Some Democrats are whispering the T-word – taxes – as falling state revenues threaten public education and human services that are helping the poor, the sick and abused keep their heads above water.
It’s a conversation that must happen. The September revenue forecast blew a $2 billion hole in what was already a bleak biennial budget. On the chopping block, potentially, is funding for community colleges and state universities that have already been savagely whacked, property-poor school districts and community supervision of dangerous felons.
Thousands of children, domestic violence victims and people with severe mental illnesses or developmental disabilities might simply be cut loose and left adrift – the shortfall is that stark.
There are very few genuine savings in the possible cuts identified so far.
Eliminate outpatient treatment for people with psychiatric illnesses, for example, and they wind up in emergency rooms, jails, Western State Hospital and other places where the cost of dealing with them is much, much higher – and still comes out of the public’s pocketbooks.
Eliminate medical insurance for the working poor and starve the community health clinics, and costs are again shifted to the public through emergency rooms and hospitals.
Many of the programs in jeopardy are the least expensive ways to help people who can’t fend for themselves. With enough imagination and resourcefulness, it may be possible to keep such programs alive within existing revenues. Republican lawmakers, who remain dogmatically opposed to any significant tax increases, should start proposing humane revenue-neutral alternatives.
A tax proposal would have to be approved by Washingtonians at the ballot. Democrats inclined to put one up to a vote in February should be doing their own brainstorming.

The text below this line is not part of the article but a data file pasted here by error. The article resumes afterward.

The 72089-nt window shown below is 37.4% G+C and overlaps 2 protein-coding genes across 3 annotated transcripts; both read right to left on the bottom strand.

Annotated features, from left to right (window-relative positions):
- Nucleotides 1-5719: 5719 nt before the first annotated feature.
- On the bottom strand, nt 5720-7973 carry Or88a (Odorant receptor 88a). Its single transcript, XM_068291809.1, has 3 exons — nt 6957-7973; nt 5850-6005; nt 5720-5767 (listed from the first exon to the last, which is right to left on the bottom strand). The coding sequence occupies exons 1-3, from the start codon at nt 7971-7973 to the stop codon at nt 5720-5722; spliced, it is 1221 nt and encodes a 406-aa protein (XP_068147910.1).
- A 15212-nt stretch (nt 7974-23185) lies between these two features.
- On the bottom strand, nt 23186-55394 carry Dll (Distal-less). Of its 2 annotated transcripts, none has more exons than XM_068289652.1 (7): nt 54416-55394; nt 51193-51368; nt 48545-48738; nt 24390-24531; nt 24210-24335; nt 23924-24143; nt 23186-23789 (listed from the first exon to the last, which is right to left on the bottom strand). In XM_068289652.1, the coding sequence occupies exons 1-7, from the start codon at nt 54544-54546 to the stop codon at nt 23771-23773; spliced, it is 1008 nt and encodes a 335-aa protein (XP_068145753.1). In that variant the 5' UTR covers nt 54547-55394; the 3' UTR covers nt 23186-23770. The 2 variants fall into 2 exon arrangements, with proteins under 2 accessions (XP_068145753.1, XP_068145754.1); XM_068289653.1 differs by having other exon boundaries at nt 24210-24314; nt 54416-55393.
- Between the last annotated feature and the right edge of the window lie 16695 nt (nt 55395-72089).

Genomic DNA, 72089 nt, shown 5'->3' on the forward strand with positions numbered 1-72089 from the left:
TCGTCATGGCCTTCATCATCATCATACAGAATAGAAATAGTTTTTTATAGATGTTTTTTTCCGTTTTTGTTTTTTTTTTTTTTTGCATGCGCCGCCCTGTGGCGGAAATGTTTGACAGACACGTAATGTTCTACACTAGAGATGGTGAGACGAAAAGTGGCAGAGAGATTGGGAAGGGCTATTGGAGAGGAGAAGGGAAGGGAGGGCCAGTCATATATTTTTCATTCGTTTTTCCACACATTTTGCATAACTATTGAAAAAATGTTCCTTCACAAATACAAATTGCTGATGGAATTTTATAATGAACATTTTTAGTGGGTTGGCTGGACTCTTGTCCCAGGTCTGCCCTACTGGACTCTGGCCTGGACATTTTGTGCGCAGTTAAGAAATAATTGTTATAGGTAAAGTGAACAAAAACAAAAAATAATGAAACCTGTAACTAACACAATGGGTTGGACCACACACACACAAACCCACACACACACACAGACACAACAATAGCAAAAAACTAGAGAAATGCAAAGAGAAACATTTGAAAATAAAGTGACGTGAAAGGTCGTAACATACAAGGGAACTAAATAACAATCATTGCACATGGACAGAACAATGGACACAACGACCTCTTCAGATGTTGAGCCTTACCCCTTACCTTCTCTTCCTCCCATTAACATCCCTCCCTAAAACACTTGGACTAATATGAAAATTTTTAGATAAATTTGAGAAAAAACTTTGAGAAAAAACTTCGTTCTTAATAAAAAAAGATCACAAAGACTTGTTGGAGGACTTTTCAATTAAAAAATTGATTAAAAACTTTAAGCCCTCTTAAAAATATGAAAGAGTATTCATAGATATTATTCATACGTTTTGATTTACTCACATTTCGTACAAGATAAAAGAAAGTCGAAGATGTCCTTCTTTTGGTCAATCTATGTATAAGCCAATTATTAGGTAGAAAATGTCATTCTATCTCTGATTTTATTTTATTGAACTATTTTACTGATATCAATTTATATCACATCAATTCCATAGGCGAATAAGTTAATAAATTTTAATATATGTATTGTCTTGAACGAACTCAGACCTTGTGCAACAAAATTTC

In a distressed economy, nearly any tax can do more harm than good. Adding a penny per dollar to the state sales tax, for example, would likely chill commerce – exactly what we don’t need. A broad tax on business would hit precisely the enterprises that create and sustain jobs, as would any measures that effectively penalize successful small business owners and entrepreneurs.
A poorly designed, easily expandable income tax was rejected just last year. The public also rejected a new tax on bottled water, candy and other non-essential consumables – although an equally limited but more carefully targeted measure might be an easier sell.
Any tax package should specify exactly what the taxpayers would get for their money. No games: Voters will quickly spot moves to protect pet programs or constituencies while putting popular services in harm’s way on the ballot.
If Democrats go to the ballot, they’d best abandon any dreams of bringing back the glory days of state spending – and skip the customary populist rhetoric about making the rich “pay their fair share.” That didn’t work last year and it won’t work next year.
The only goal should be a package that – without hurting the economy – raises enough money to prevent a human catastrophe. The citizens of Washington might just be willing to buy that one.